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Thursday, September 1, 2016

Ancient Egyptians used metal in wooden boats that ferried Pharaohs to their pyramids | Daily Mail Online


http://www.dailymail.co.uk/sciencetech/article-3767520/Ancient-Egyptians-used-metal-wooden-ships.html

Ancient Egyptians used metal in wooden 'solar boats' used to ferry Pharaohs to their pyramids

  • Circular and U-shaped metal hooks found in one of the parts of a boat
  • Boats may have been used for a pharaoh's funeral procession
  • U-shaped hooks were used to place paddles

A piece of wood recovered at a dig near the Great Pyramid of Giza shows for the first time that ancient Egyptians used metal in their boats, archaeologists have revealed.

Circular and U-shaped metal hooks were found in one of the components of a boat, discovered the same year as Khufu's 'solar boat', buried near the Great Pyramid.

Solar boats, buried in pits next to royal burial chambers, may have been used for a pharaoh's funeral procession, while others were intended for travels in the afterworld.

Metal pieces of the second solar boat of Pharaoh Khufu are seen at the restoration laboratory, located behind the Great Pyramid of Cheops on the Giza Plateau. They show for the first time that ancient Egyptians used metal in their boats.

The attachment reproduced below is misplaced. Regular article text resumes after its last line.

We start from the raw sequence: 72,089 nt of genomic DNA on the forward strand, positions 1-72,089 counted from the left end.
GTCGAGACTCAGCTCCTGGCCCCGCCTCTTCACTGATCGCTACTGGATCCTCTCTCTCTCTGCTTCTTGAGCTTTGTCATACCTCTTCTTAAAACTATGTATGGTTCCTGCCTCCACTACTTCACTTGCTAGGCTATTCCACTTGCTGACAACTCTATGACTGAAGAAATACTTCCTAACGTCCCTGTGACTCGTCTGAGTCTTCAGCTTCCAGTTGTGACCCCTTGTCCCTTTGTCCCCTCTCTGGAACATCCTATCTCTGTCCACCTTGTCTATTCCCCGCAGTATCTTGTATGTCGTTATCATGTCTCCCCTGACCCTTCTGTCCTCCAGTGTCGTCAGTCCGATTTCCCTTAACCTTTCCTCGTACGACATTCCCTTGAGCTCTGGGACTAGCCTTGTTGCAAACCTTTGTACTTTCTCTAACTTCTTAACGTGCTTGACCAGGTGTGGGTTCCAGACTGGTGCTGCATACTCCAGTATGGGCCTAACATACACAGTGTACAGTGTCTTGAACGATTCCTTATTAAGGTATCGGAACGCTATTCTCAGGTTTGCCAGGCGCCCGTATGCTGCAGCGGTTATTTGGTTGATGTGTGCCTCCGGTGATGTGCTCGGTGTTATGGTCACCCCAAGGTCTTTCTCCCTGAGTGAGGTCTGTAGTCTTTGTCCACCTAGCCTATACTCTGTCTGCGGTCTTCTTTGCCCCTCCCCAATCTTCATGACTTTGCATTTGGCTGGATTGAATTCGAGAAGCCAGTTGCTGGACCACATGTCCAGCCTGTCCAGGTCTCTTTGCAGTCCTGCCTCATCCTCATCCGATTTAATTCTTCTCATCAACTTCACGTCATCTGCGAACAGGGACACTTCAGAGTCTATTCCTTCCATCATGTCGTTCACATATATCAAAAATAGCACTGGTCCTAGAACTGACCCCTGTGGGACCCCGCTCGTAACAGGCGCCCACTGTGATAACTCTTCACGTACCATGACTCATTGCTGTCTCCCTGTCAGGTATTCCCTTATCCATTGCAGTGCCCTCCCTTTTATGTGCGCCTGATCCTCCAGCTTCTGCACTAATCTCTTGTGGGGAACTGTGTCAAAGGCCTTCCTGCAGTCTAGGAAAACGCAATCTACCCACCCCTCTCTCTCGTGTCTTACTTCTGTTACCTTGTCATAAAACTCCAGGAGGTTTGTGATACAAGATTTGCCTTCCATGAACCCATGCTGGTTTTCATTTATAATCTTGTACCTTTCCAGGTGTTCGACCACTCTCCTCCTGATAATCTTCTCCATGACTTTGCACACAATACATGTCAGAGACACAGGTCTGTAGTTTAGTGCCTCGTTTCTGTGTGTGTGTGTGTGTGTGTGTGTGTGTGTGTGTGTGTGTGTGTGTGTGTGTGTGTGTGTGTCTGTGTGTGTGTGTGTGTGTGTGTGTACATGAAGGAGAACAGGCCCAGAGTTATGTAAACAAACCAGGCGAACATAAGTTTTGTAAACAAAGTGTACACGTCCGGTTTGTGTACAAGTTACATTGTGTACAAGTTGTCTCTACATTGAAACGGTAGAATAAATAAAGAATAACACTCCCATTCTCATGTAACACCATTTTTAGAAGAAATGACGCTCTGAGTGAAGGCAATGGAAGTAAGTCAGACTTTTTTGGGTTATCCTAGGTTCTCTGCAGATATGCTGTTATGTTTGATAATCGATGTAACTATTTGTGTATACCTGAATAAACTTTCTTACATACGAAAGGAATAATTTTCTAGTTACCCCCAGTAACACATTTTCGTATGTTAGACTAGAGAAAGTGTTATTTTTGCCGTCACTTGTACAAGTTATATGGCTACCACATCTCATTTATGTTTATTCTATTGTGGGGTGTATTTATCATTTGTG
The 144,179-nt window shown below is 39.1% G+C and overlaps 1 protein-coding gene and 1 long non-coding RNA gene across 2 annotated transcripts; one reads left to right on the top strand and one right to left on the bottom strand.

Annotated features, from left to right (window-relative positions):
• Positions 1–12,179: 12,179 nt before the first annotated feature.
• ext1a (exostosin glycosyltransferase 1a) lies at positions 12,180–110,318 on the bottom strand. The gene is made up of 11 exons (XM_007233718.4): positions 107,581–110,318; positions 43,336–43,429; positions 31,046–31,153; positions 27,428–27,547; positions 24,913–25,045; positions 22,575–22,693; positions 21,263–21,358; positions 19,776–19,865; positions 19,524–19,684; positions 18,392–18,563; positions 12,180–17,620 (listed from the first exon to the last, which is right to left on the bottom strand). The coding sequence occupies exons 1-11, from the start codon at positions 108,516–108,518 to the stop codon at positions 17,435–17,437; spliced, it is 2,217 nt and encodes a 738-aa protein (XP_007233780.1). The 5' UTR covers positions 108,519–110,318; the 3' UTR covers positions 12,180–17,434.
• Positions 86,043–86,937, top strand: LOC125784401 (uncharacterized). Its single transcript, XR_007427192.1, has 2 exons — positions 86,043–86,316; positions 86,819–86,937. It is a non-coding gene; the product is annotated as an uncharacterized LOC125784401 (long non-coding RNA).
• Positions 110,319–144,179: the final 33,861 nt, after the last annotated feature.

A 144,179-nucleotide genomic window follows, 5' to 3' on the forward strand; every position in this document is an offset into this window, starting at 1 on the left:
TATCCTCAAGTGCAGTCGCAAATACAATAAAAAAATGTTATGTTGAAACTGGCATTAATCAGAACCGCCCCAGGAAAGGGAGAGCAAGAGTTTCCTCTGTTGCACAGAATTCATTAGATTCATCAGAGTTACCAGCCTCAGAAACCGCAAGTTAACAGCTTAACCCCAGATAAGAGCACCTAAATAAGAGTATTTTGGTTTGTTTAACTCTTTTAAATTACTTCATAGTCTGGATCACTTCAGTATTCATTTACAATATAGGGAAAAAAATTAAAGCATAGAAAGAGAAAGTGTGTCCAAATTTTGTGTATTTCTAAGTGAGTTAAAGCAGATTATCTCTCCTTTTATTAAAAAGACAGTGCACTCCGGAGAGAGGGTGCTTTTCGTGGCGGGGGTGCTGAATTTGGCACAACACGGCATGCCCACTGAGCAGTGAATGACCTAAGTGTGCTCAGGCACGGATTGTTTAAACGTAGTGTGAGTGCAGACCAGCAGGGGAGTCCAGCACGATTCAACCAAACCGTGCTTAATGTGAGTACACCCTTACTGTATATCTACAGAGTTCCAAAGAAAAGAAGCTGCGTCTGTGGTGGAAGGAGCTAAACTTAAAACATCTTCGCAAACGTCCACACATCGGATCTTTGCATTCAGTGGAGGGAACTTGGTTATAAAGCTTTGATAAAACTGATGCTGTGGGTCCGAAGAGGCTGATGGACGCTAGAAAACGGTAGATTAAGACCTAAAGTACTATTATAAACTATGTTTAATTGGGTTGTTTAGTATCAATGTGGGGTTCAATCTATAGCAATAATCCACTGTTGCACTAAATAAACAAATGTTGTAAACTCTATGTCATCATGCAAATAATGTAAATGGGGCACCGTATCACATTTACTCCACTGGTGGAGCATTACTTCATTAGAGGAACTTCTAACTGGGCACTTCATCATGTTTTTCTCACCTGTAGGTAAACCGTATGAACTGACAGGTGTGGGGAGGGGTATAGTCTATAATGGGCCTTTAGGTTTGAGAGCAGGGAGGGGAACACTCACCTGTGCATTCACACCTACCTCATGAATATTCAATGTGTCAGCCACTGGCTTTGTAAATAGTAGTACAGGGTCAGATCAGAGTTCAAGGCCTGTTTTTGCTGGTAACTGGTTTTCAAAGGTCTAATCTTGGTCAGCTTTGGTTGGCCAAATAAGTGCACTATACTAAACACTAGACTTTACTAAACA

The piece of wood measures eight metres (25 foot) in length, 40 centimetres (almost 16 inches) wide and four centimetres in thickness.

From the boats found across Egypt, 'we have not found the use of metals in their frames like in this boat', Mohamed Mostafa Abdel-Megeed, an antiquities ministry official and expert in boat-making in ancient Egypt, told AFP on the sidelines of a Cairo press conference.

The U-shaped hooks were used 'to place the paddles to prevent friction of wood against wood', said Sakuji Yoshimura, an Egyptologist from Japan.

A piece of wood recovered at a dig near the Great Pyramid of Giza shows for the first time that ancient Egyptians used metal in their boats.

THE SOLAR BOATS OF KHUFU 

A reconstructed 'solar barge' of Khufu

Solar boats, buried in pits next to royal burial chambers, may have been used for a pharaoh's funeral procession, while others were intended for travels in the afterworld.